Since the return of democracy in Nigerian in 1999, Nigerians have consistently called for the reduction of the presidential air fleet.
It does not make sense for the leader of one of the poorest nations on earth in terms of per capita income, to have at his disposal, more jets than the US President, British Prime Minister, French President and the German Chancellor.
Because the All Progressives Congress (APC) had made a big issue out of the large fleet of presidential jets during the campaigns leading to the elections of 2015, most Nigerians had assumed that one of the first measures President Muhammadu Buhari would introduce was the sale of most of the jets. Sixteen months after, they are still there, consuming lots of dollars for maintenance, and calling to question the sincerity of the President and his party.
Early in October 2016, reports had it that two of the jets were up for sale at N7 billion. Given the enormity of our financial needs, N7 billion is just a drop in the bucket. But, that “drop”, if properly invested in agriculture and targeted towards the increased production of food crops, can work wonders in reducing food prices and beating back the increasing malnutrition in the nation.
But, just as Nigerians were getting ready to commend the President for bowing to pressure to scale down the presidential air fleet, the Presidency disclosed that it was transferring the two aircraft to the Nigerian Air Force.
According to the Chief of Air Staff, Air Vice Marshall Sadique Abubakar, while one of the planes will become a troops transporter, the other will be converted to an air ambulance.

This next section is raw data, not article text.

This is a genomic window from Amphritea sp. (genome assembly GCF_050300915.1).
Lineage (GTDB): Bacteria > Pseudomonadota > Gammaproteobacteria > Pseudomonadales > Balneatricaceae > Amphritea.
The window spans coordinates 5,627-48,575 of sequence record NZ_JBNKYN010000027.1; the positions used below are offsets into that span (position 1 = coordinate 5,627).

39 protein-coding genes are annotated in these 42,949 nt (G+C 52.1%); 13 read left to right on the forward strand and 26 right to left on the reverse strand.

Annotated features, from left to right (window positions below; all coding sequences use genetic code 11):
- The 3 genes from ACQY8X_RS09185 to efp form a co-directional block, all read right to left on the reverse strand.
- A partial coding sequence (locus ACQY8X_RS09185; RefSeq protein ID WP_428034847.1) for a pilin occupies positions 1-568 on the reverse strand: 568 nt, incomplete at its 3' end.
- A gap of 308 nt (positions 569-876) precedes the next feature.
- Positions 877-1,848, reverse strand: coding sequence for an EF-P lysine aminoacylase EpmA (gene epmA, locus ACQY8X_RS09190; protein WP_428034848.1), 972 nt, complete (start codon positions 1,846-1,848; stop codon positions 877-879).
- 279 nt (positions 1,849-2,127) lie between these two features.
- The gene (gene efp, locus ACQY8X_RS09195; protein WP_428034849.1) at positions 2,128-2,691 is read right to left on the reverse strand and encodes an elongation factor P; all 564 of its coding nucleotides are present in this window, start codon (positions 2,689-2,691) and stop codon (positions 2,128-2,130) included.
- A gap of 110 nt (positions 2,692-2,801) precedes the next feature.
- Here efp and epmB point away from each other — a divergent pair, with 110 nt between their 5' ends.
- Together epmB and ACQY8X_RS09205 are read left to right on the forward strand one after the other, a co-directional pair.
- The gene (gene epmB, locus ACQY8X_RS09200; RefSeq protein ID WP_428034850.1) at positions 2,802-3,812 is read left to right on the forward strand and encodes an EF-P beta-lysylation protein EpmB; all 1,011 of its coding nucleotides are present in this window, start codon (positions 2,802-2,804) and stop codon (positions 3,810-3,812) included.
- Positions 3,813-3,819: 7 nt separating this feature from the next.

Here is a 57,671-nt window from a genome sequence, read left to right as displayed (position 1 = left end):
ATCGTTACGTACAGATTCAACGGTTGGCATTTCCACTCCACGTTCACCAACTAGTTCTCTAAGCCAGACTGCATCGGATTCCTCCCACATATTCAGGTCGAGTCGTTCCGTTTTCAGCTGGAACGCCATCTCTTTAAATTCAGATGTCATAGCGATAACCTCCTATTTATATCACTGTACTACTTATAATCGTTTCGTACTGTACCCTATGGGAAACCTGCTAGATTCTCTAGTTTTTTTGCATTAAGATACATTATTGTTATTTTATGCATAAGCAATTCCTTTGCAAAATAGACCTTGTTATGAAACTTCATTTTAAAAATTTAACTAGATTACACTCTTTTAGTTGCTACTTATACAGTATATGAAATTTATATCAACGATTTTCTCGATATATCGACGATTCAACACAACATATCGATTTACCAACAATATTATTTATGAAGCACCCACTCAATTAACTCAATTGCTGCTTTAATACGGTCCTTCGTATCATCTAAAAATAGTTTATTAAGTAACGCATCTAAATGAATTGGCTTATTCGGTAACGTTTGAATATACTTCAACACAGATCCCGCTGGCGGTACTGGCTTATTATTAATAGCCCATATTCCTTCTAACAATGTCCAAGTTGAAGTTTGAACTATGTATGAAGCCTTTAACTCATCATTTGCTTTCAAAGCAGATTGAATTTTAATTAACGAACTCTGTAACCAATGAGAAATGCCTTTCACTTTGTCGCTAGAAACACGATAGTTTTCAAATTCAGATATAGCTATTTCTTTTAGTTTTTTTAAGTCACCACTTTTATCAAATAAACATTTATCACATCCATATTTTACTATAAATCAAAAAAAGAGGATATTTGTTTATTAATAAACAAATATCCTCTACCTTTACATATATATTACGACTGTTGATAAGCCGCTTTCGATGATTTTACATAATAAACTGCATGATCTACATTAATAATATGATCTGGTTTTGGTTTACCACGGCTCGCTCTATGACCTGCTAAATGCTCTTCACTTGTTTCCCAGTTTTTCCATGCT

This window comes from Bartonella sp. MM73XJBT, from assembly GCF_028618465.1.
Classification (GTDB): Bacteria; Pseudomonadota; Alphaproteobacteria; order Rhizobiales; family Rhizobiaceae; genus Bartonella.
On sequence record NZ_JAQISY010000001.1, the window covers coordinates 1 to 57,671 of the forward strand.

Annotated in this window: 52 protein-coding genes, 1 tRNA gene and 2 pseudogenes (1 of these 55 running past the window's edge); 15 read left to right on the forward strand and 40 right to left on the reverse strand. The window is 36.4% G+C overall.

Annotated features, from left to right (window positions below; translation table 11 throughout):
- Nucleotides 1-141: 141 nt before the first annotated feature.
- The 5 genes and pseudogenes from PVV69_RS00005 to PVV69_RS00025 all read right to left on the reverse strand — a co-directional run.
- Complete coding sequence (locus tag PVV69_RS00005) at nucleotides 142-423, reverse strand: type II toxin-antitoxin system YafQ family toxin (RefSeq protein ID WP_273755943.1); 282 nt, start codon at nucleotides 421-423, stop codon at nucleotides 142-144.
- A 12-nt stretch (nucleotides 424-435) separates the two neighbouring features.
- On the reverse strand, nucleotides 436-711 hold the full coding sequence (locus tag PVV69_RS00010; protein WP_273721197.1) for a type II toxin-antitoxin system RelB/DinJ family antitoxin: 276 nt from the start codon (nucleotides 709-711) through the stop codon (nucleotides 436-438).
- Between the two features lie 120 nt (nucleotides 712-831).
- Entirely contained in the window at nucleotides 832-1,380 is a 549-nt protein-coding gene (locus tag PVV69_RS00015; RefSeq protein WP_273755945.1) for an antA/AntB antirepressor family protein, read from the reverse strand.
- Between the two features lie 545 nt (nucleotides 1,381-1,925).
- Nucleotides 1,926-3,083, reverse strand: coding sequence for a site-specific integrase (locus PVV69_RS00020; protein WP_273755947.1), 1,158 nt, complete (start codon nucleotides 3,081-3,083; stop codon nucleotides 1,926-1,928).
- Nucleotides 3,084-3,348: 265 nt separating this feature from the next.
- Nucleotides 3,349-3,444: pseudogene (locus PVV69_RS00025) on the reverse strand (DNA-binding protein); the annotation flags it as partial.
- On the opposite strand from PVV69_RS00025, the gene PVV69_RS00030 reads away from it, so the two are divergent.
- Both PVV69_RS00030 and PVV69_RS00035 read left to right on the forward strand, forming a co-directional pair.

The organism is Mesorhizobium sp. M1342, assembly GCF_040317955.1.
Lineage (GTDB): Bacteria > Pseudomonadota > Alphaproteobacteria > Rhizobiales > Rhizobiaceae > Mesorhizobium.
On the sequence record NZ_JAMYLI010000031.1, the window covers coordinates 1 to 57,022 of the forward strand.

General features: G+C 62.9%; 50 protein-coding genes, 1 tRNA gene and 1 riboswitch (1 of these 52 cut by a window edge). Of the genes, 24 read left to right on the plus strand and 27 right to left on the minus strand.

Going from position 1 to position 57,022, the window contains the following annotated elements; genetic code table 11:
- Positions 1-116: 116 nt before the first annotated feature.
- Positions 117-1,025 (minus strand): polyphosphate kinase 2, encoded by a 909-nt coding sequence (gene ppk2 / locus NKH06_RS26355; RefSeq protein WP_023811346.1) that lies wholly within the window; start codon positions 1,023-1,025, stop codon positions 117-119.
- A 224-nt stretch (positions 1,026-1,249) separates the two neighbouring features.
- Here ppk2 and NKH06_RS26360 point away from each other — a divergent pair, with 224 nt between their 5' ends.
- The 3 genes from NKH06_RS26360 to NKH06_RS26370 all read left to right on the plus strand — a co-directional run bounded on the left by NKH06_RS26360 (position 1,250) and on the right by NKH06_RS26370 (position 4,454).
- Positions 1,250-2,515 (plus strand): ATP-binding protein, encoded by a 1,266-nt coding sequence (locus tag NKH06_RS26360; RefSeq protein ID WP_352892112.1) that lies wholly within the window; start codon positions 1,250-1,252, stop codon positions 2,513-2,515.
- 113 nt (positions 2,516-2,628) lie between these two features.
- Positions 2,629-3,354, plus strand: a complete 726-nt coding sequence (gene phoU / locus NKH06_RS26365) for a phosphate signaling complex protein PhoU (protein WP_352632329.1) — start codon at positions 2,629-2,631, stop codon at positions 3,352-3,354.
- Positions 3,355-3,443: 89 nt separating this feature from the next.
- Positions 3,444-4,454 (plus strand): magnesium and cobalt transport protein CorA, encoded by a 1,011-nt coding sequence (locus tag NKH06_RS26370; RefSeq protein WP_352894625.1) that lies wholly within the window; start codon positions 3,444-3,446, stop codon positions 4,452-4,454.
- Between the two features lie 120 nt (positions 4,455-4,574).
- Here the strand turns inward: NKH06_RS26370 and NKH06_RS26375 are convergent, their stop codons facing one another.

Though the Air Force, which is seriously involved in military and security operations in the North East and the Niger Delta, will find these planes handy, we still think the presidential gesture does not amount to a proper disposal to cut the cost of governance. The simple reason is that the President, being the Commander-in-Chief of the Armed Forces, still has control over these aircrafts. Besides, they will be maintained with government funds. The transfer merely amounts to switching the aircraft from the president’s right hand to his left.
Nigerians were not calling for this kind of switch from one government institution to another. Even if we are to give away the two aircraft to the armed forces to enhance their operations, we still believe that the drastic cut-down in the number of planes in the presidential air fleet to not more than three or four out of the remaining ten, is called for.
The proceeds from such outright sale should be invested in ventures that will improve the living conditions of Nigerians.